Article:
A scheduled task is very important in Ruby on Rails application. Ruby on Rails does not have this type of “out-of-the-box” feature, but we can use the Cron job to achieve the purpose. Cron can be scheduled to send a reminder email, or scheduling to crawl something from another website on daily basis. In this blog, let’s quickly go through how to use Cron job.
What is CRON?
Cron task is a time-based job scheduler in Unix-like computer operating systems. Cron can be used to schedule jobs to run periodically at fixed times, dates, or intervals. Cron is most suitable for scheduling repetitive tasks in Ruby on Rails applications.
Let’s take an example of sending a daily digest email to persons or users. In this case, we might have a mailer like this using crontab:
The user can run any method from the terminal. Here I’m running an action inside a model i.e schedule_rb_method.
Open “app/models/reminder.rb” and then add the method for running an action as shown below.
Run rails runner “Reminder.schedule_rb_method” command inside the project path on the terminal, to check method is running or not.
Set the default rvm to the project.
run rvm --default use 2.5.0
Creating a Crontab:
Cron is driven by a crontab (cron table) file, a configuration file that specifies shell commands to run periodically on a given schedule.
Users can have their own individual Crontab files in the system.
It’s pretty easy to start working with cron jobs in rails. You can start editing your cron tasks using the crontab command on your terminal:
Open your terminal: run crontab -e
This command will open a text file in your terminal’s default editor.
We are going to enter a line into this crontab file. It will have the following structure:
[timings] [switch to your app directory] && [path to ruby] script/runner -e [environment] “[model class name] . [ (run method name) path to cron log]”
By looking at the above line to understand: Run a task every day at 10 am.
If you try and save your crontab and you receive errors, make sure the whole command is in one line on your terminal.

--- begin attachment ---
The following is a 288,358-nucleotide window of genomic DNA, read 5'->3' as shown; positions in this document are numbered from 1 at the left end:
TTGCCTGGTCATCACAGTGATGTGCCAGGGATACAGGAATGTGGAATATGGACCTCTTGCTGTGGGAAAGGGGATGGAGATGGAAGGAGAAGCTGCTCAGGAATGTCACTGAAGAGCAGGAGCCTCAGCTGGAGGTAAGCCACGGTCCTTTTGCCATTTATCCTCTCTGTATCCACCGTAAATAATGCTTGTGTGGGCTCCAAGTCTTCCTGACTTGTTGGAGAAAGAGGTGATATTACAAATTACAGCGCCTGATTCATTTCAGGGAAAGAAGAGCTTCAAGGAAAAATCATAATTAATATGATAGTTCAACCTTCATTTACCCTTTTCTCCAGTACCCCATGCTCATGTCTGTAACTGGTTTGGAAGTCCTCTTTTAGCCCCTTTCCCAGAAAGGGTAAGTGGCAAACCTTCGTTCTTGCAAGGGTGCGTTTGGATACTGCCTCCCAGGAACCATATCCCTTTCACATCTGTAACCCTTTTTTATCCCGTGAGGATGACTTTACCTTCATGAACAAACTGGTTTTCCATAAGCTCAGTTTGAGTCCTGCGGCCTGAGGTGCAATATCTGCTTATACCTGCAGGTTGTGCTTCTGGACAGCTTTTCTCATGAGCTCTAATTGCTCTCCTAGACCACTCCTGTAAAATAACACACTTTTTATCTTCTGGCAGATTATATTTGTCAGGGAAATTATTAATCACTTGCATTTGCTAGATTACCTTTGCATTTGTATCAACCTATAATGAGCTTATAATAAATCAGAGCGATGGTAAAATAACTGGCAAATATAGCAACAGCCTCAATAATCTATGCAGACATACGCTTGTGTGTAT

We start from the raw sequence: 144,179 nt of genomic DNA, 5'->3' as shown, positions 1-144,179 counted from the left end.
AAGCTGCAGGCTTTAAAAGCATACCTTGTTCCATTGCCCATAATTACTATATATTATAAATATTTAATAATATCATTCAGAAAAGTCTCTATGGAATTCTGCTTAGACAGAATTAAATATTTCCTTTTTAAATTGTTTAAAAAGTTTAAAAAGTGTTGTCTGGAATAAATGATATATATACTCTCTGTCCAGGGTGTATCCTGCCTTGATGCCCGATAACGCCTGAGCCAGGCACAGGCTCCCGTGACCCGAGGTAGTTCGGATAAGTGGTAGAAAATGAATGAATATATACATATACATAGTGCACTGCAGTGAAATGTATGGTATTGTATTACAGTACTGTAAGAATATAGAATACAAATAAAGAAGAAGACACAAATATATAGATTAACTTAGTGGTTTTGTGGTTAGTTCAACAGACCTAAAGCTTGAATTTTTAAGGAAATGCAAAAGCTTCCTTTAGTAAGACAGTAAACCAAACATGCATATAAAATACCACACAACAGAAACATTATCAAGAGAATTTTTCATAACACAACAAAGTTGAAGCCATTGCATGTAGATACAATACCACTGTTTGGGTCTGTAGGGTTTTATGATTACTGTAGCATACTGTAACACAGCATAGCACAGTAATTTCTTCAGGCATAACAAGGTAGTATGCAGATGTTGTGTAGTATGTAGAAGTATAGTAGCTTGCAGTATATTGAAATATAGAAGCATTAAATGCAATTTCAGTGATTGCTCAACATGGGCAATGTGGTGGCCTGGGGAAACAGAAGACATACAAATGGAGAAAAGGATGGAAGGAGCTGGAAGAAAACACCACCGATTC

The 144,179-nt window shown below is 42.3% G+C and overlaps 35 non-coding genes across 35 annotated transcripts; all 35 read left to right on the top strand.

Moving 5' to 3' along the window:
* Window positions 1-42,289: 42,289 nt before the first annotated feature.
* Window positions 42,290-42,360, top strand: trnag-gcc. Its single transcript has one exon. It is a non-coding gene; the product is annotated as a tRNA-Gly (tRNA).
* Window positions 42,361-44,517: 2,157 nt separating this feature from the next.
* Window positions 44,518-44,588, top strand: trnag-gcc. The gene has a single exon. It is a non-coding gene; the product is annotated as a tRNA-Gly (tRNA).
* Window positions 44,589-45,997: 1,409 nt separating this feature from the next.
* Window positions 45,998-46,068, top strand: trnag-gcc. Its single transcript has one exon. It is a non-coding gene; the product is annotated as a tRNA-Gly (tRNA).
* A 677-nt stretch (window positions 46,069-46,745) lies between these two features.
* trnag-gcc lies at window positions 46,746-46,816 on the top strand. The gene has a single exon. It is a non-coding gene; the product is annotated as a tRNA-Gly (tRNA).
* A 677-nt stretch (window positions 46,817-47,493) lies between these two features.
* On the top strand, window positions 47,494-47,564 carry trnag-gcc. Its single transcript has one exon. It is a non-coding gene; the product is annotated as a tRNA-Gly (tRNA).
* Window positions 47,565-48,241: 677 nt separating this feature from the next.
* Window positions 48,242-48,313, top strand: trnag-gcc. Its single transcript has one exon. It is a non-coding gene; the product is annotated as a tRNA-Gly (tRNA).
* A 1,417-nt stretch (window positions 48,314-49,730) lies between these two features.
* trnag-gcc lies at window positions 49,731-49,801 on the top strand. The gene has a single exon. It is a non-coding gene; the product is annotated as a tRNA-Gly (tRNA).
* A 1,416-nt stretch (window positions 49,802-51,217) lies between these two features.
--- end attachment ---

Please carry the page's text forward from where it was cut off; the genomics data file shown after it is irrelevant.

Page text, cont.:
If your model method runs OK, you should either get some mail as mentioned in the cron. However, if there is an error, you must check your cron method to check the log you created in rails to understand the error.
Once you’re in the editor, you can start creating and editing cron tasks in rails. To schedule a cron task, you need to define when the task will run, then define the command to trigger that task.
There are 5 variables that can be changed inside a cron task in Ruby on Rails application:
1st variable: Minute, which can be specified from 0 to 59 min
2nd variable: Hour, which can be specified from 0 to 23 hr
3rd variable: Day of Month, which can be specified from 1 to 23 day
4th variable: Month, which can be specified from 1 to 12 month
5th variable: Day of Week, which can be specified from 0 - 6 (Sunday = 0) weekdays
If the variable is a “*” it means for all.
If the variable is a series of number split by a comma “,”, it means OR condition on each of the specified number in Cronjobs.
minute hour day month weekday
0 30 * * * * example command to be executed
While cron jobs are useful and can get the job done in many instances, you should be careful in your decision of how to implement scheduled and delayed tasks in Ruby on Rails application.
In rails, Cronjobs are best for tasks that are not highly critical or essential to your application’s functionality or performance. They should also execute in a reasonably short amount of time so that they don’t bog down your rails server(s).